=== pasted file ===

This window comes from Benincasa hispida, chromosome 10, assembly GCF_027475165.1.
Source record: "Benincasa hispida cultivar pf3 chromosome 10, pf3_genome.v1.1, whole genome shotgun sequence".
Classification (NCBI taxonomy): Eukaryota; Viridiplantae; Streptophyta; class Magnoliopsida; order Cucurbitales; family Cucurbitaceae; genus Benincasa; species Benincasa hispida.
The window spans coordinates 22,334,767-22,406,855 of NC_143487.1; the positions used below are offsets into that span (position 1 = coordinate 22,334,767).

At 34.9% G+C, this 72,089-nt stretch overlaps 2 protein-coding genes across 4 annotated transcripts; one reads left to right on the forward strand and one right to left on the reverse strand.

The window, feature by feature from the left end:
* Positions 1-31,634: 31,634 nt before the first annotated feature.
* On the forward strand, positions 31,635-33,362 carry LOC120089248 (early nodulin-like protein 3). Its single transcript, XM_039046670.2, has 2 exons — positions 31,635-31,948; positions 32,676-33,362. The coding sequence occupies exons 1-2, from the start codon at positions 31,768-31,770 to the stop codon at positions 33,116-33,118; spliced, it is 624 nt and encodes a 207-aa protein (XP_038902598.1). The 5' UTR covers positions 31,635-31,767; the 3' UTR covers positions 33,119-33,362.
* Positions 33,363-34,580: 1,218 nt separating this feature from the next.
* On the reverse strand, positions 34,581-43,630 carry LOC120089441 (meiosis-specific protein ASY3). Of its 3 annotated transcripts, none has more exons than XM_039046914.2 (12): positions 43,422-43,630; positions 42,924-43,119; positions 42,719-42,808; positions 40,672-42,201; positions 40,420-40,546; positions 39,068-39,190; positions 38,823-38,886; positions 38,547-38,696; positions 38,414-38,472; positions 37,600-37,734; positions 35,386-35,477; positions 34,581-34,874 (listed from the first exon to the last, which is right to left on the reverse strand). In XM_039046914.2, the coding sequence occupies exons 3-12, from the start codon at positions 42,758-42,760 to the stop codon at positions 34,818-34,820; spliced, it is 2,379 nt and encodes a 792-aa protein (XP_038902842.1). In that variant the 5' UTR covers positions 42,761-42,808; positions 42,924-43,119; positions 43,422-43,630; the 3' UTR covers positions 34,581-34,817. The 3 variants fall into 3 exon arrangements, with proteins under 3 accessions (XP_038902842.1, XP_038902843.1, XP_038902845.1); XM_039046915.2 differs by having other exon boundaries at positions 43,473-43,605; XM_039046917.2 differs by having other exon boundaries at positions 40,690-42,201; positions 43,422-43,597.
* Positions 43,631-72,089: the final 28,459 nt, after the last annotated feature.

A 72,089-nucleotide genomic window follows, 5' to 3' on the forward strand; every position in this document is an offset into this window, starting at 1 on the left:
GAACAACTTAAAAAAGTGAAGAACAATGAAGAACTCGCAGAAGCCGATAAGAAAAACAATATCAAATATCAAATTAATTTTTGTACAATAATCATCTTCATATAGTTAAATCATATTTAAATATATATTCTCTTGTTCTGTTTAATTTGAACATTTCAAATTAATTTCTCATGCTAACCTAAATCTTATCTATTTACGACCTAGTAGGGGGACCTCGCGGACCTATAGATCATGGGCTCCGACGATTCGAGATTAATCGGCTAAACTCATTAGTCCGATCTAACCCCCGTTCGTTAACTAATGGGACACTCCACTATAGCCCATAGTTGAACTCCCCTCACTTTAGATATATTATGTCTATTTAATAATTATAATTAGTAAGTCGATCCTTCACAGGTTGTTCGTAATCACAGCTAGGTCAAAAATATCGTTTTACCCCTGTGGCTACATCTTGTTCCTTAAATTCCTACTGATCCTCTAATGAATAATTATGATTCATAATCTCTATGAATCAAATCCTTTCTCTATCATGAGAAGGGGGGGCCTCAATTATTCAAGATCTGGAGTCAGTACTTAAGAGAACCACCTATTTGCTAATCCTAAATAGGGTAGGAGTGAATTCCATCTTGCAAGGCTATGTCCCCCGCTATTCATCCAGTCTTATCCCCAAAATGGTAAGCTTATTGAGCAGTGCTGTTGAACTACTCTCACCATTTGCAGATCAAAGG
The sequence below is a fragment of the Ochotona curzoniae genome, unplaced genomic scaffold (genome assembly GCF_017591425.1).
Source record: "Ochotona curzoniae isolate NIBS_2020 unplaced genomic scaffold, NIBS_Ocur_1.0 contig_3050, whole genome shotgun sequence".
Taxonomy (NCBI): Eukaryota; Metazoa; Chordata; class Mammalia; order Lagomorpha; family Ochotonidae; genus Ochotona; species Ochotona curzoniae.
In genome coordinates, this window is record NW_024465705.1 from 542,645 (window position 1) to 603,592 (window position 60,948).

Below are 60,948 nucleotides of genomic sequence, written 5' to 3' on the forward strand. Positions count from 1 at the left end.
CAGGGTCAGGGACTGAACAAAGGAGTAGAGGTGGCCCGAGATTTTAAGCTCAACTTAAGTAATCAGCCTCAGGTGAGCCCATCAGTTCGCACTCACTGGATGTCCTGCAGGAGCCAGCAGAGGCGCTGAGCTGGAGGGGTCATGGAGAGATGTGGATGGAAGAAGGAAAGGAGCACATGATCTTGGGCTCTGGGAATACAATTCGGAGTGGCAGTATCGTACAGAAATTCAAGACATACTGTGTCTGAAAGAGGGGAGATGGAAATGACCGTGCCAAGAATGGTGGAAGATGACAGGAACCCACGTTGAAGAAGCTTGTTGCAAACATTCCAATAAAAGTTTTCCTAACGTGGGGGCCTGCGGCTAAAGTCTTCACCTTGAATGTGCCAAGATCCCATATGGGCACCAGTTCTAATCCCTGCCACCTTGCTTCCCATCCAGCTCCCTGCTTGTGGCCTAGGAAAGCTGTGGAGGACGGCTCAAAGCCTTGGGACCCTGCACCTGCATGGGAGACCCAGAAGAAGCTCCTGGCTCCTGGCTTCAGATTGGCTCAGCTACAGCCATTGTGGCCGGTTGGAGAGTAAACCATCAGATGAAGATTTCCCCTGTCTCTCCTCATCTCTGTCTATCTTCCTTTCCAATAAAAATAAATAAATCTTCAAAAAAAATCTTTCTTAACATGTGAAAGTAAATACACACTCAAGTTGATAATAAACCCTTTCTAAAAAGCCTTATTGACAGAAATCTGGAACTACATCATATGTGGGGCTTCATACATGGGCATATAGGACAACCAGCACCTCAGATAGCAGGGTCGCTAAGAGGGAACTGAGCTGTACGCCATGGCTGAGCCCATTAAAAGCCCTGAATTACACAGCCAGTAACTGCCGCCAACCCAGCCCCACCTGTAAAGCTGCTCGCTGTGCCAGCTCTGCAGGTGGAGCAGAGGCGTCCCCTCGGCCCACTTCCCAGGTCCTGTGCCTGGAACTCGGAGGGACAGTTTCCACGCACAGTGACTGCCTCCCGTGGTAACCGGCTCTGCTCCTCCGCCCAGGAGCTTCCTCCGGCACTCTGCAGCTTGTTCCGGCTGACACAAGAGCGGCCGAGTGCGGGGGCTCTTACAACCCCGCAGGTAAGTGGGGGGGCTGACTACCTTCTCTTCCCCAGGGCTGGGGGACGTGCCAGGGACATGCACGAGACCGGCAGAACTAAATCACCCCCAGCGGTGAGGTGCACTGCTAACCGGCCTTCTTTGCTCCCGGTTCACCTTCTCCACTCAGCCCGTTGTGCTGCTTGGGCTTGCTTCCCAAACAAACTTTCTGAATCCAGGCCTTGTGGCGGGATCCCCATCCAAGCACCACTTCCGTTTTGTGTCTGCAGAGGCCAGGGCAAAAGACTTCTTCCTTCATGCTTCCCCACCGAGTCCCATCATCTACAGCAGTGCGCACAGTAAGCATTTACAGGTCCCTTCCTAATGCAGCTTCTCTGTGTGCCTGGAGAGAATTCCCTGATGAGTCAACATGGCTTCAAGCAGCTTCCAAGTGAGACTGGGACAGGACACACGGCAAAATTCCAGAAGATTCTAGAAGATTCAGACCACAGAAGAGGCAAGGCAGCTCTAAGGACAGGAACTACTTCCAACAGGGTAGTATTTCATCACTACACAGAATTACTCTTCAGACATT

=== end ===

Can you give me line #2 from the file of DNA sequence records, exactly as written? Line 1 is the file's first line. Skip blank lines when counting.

Source record: "Benincasa hispida cultivar pf3 chromosome 10, pf3_genome.v1.1, whole genome shotgun sequence".